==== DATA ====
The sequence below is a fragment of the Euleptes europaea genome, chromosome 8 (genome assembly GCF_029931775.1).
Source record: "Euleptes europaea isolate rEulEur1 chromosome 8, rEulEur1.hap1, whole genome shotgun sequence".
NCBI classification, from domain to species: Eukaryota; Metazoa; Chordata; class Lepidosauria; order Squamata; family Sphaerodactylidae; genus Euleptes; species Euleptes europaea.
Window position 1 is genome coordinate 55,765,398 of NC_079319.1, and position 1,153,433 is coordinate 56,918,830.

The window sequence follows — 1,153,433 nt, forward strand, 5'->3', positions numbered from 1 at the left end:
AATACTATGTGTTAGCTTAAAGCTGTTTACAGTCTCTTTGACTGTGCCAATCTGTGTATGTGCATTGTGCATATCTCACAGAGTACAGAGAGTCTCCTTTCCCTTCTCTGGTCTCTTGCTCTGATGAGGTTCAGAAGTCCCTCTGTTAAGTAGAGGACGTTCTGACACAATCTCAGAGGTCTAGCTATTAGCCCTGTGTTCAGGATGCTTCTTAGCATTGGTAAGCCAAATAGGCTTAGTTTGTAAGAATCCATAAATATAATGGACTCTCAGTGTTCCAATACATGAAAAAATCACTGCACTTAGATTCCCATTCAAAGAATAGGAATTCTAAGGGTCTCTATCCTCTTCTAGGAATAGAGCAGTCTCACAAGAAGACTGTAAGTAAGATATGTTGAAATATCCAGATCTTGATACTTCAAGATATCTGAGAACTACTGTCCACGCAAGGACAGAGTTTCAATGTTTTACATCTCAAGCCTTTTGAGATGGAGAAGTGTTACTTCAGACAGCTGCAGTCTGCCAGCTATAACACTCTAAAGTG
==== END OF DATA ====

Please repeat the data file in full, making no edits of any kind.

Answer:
The sequence below is a fragment of the Euleptes europaea genome, chromosome 8 (genome assembly GCF_029931775.1).
Source record: "Euleptes europaea isolate rEulEur1 chromosome 8, rEulEur1.hap1, whole genome shotgun sequence".
NCBI classification, from domain to species: Eukaryota; Metazoa; Chordata; class Lepidosauria; order Squamata; family Sphaerodactylidae; genus Euleptes; species Euleptes europaea.
Window position 1 is genome coordinate 55,765,398 of NC_079319.1, and position 1,153,433 is coordinate 56,918,830.

The window sequence follows — 1,153,433 nt, forward strand, 5'->3', positions numbered from 1 at the left end:
AATACTATGTGTTAGCTTAAAGCTGTTTACAGTCTCTTTGACTGTGCCAATCTGTGTATGTGCATTGTGCATATCTCACAGAGTACAGAGAGTCTCCTTTCCCTTCTCTGGTCTCTTGCTCTGATGAGGTTCAGAAGTCCCTCTGTTAAGTAGAGGACGTTCTGACACAATCTCAGAGGTCTAGCTATTAGCCCTGTGTTCAGGATGCTTCTTAGCATTGGTAAGCCAAATAGGCTTAGTTTGTAAGAATCCATAAATATAATGGACTCTCAGTGTTCCAATACATGAAAAAATCACTGCACTTAGATTCCCATTCAAAGAATAGGAATTCTAAGGGTCTCTATCCTCTTCTAGGAATAGAGCAGTCTCACAAGAAGACTGTAAGTAAGATATGTTGAAATATCCAGATCTTGATACTTCAAGATATCTGAGAACTACTGTCCACGCAAGGACAGAGTTTCAATGTTTTACATCTCAAGCCTTTTGAGATGGAGAAGTGTTACTTCAGACAGCTGCAGTCTGCCAGCTATAACACTCTAAAGTG